Sundaram Chetty, J.
1. This is a Civil Revision Petition against the order of the Full Bench of the Madras Small Cause Court in an application filed by a decree-holder for attachment of the Provident Fund amount which stood to the credit of the deceased judgment-debtor (who was employed under Government as an Assistant Superintendent of Police) at the time of his decease, and which was paid to his minor son as a dependant under Section 4(1) of the Provident Funds Act (XIX of 1925). The question for consideration is, whether the amount to be paid over to the son of the deceased judgment-debtor is liable to be attached as the assets of the deceased in the hands of his son. The answer depends upon a proper construction of the wording of Section 3(2) of the Act, having due regard to the scheme of the Act also. The relevant portion of that clause in Section 3 is:
Any sum standing to the credit of any subscriber to, or depositor in, any such Fund at the time of his decease and payable under the rules of the Fund to any dependant of the subscriber or depositor . . . shall . . . vest in the dependant, and shall, subject as aforesaid, be free from any debt or other liability incurred by the deceased or incurred by the dependant before the death of the subscriber or depositor.
2. Under Clause (a) of Sub-section (1) of Section 4, the payment should be made to the dependant, if the sum had vested in him under the provisions of Section 3. There is no doubt that so long as the money remains as a compulsory deposit in the Government, it is immune from attachment, as expressly declared by Section 3. That is not the point arising for decision in this case, nor does the question whether such fund after it is paid over to the subscriber or depositor, is still immune from attachment for his own debts, arise for decision. What we have to consider is, the effect of the statutory vesting of the fund in the dependant under Section 3(2). It is by reason of such vesting that the money has to be paid to the dependant, on the death of the subscriber or depositor. In the present case, the dependant is the minor son to whom the money was so paid. This statute has vested that fund in the son, and consequently it has become the property of the son. This fund cannot therefore be deemed to have devolved on the son by right of inheritance. That being so, how can it be regarded as the assets of the deceased depositor in the hands of his son? A son is not liable under Hindu Law to pay his father's debt except from out of his share in the ancestral or joint family properties. The fund in question which belonged to the son (as dependant specified in the Act) by reason of the statutory vesting, which is a special mode of acquisition by him, cannot be proceeded against, even after it was paid over to him by a creditor, for the realisation of a decree debt due by the father. There is an elaborate discussion as to the scheme of the Act in the judgment of Rankin, J. reported in Hindley v. Joynarain Marwari I.L.R. (1919) Cal. 962. In respect of Section 4(1), the learned Judge has observed thus at p. 969:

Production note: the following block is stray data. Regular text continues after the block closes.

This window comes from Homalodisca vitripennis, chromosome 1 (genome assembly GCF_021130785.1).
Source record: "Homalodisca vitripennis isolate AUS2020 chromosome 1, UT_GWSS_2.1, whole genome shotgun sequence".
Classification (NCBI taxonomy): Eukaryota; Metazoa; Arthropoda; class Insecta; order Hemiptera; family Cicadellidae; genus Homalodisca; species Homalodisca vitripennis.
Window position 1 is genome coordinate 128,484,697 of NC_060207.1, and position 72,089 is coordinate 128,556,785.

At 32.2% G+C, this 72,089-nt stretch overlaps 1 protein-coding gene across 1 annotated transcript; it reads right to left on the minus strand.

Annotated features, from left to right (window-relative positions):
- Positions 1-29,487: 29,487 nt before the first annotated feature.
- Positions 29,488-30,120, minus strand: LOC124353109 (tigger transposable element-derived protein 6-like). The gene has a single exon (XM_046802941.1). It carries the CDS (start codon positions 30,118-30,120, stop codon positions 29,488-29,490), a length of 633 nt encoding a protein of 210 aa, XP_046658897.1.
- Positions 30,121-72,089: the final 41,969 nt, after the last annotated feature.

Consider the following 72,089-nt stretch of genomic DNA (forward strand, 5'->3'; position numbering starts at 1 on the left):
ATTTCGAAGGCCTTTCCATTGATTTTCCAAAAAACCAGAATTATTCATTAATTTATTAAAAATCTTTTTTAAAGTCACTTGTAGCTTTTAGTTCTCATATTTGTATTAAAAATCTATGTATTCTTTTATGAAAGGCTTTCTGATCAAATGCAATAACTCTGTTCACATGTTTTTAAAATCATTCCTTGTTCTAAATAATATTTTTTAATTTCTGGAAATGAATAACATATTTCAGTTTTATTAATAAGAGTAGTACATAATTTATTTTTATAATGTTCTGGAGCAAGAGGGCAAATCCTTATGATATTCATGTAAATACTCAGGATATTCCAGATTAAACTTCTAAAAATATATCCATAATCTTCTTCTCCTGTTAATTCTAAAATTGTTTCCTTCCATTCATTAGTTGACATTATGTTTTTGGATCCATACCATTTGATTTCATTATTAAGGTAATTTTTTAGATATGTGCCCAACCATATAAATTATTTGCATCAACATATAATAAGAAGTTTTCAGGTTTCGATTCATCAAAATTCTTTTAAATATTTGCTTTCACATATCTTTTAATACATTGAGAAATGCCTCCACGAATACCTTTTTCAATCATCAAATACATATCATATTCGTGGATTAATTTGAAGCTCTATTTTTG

It ensures that money payable to a widow or child as such directly shall not, even in their hands, be treated as assets of the deceased's estate.
3. We are in entire agreement with this view. The same opinion was expressed by a Division Bench of the Calcutta High Court in the decision reported in The Secretary of State for India in Council v. Mrs. Mary Murray 33 C.W.N. 1148 and the learned Judges stated that the widow was not bound to apply for letters of administration to recover the Provident Fund amount as the money belonged to her on account of the statute providing that it would vest in her. On this ground, we confirm the order sought to be revised, and dismiss this petition with costs.